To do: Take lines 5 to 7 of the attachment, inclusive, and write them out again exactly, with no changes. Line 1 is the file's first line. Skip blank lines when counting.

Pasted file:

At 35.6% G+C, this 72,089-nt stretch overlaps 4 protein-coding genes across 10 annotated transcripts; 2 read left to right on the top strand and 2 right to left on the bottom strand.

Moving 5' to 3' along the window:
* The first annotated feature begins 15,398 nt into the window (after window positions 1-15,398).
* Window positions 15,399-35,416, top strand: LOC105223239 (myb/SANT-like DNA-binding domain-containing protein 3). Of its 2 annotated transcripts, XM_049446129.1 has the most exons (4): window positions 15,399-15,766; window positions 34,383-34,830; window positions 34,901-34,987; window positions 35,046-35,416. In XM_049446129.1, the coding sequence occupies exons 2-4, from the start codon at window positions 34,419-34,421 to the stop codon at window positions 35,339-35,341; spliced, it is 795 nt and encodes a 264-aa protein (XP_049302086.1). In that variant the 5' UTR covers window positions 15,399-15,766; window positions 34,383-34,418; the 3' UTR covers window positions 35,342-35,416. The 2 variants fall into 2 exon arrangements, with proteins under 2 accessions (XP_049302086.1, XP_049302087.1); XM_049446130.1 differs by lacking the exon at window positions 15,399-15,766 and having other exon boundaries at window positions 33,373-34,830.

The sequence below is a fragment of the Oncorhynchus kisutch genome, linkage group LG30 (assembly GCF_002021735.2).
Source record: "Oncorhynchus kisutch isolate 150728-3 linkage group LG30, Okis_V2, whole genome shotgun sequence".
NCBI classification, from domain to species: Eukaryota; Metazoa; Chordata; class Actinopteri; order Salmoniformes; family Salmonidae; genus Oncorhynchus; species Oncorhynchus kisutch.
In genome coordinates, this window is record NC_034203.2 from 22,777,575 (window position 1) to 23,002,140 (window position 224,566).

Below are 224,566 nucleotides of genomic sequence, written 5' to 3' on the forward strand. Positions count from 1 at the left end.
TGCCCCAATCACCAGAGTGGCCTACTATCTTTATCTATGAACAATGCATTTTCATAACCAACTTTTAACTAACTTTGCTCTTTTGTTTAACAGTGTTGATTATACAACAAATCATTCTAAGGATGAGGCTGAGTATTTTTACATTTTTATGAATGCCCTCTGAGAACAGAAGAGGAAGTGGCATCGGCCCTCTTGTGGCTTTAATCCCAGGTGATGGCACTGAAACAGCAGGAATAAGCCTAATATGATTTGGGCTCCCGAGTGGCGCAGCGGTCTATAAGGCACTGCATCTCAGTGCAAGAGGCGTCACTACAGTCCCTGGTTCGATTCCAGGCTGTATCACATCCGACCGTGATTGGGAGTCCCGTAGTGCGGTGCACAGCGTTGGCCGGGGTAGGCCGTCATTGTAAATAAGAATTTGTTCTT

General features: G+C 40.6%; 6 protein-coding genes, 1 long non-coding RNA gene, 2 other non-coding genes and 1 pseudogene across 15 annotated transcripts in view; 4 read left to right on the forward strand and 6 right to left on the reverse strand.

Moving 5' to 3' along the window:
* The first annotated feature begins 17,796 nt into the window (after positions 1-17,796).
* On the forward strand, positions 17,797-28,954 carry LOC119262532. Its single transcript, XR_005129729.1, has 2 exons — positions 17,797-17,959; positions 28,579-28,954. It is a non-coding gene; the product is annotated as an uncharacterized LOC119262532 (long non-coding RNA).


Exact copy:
The sequence below is a fragment of the Oncorhynchus kisutch genome, linkage group LG30 (assembly GCF_002021735.2).
Source record: "Oncorhynchus kisutch isolate 150728-3 linkage group LG30, Okis_V2, whole genome shotgun sequence".
NCBI classification, from domain to species: Eukaryota; Metazoa; Chordata; class Actinopteri; order Salmoniformes; family Salmonidae; genus Oncorhynchus; species Oncorhynchus kisutch.